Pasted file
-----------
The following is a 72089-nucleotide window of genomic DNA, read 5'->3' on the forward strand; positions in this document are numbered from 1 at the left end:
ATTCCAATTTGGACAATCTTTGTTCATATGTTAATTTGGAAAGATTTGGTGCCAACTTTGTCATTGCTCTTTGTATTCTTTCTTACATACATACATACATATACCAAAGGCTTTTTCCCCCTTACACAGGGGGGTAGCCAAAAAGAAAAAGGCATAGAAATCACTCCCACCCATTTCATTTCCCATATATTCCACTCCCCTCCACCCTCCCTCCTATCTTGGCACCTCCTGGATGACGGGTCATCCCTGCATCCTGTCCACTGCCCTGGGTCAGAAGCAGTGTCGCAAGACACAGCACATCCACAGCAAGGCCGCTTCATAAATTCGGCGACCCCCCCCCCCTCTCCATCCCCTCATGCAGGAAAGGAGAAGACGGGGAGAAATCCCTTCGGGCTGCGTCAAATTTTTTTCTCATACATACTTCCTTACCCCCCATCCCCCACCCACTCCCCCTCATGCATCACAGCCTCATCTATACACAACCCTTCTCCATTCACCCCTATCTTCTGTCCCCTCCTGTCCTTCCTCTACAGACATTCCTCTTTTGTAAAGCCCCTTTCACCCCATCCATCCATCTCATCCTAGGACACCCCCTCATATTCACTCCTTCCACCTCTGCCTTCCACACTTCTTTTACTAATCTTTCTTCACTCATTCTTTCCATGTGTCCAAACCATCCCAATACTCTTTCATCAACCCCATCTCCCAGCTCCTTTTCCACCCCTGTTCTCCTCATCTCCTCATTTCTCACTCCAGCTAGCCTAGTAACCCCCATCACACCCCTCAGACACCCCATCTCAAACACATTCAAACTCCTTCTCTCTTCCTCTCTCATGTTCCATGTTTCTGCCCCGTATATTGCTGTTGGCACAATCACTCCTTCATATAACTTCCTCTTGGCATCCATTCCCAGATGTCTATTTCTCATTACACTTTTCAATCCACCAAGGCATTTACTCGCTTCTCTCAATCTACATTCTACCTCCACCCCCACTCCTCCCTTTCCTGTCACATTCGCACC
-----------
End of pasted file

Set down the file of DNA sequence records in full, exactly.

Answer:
The following is a 72089-nucleotide window of genomic DNA, read 5'->3' on the forward strand; positions in this document are numbered from 1 at the left end:
ATTCCAATTTGGACAATCTTTGTTCATATGTTAATTTGGAAAGATTTGGTGCCAACTTTGTCATTGCTCTTTGTATTCTTTCTTACATACATACATACATATACCAAAGGCTTTTTCCCCCTTACACAGGGGGGTAGCCAAAAAGAAAAAGGCATAGAAATCACTCCCACCCATTTCATTTCCCATATATTCCACTCCCCTCCACCCTCCCTCCTATCTTGGCACCTCCTGGATGACGGGTCATCCCTGCATCCTGTCCACTGCCCTGGGTCAGAAGCAGTGTCGCAAGACACAGCACATCCACAGCAAGGCCGCTTCATAAATTCGGCGACCCCCCCCCCCTCTCCATCCCCTCATGCAGGAAAGGAGAAGACGGGGAGAAATCCCTTCGGGCTGCGTCAAATTTTTTTCTCATACATACTTCCTTACCCCCCATCCCCCACCCACTCCCCCTCATGCATCACAGCCTCATCTATACACAACCCTTCTCCATTCACCCCTATCTTCTGTCCCCTCCTGTCCTTCCTCTACAGACATTCCTCTTTTGTAAAGCCCCTTTCACCCCATCCATCCATCTCATCCTAGGACACCCCCTCATATTCACTCCTTCCACCTCTGCCTTCCACACTTCTTTTACTAATCTTTCTTCACTCATTCTTTCCATGTGTCCAAACCATCCCAATACTCTTTCATCAACCCCATCTCCCAGCTCCTTTTCCACCCCTGTTCTCCTCATCTCCTCATTTCTCACTCCAGCTAGCCTAGTAACCCCCATCACACCCCTCAGACACCCCATCTCAAACACATTCAAACTCCTTCTCTCTTCCTCTCTCATGTTCCATGTTTCTGCCCCGTATATTGCTGTTGGCACAATCACTCCTTCATATAACTTCCTCTTGGCATCCATTCCCAGATGTCTATTTCTCATTACACTTTTCAATCCACCAAGGCATTTACTCGCTTCTCTCAATCTACATTCTACCTCCACCCCCACTCCTCCCTTTCCTGTCACATTCGCACC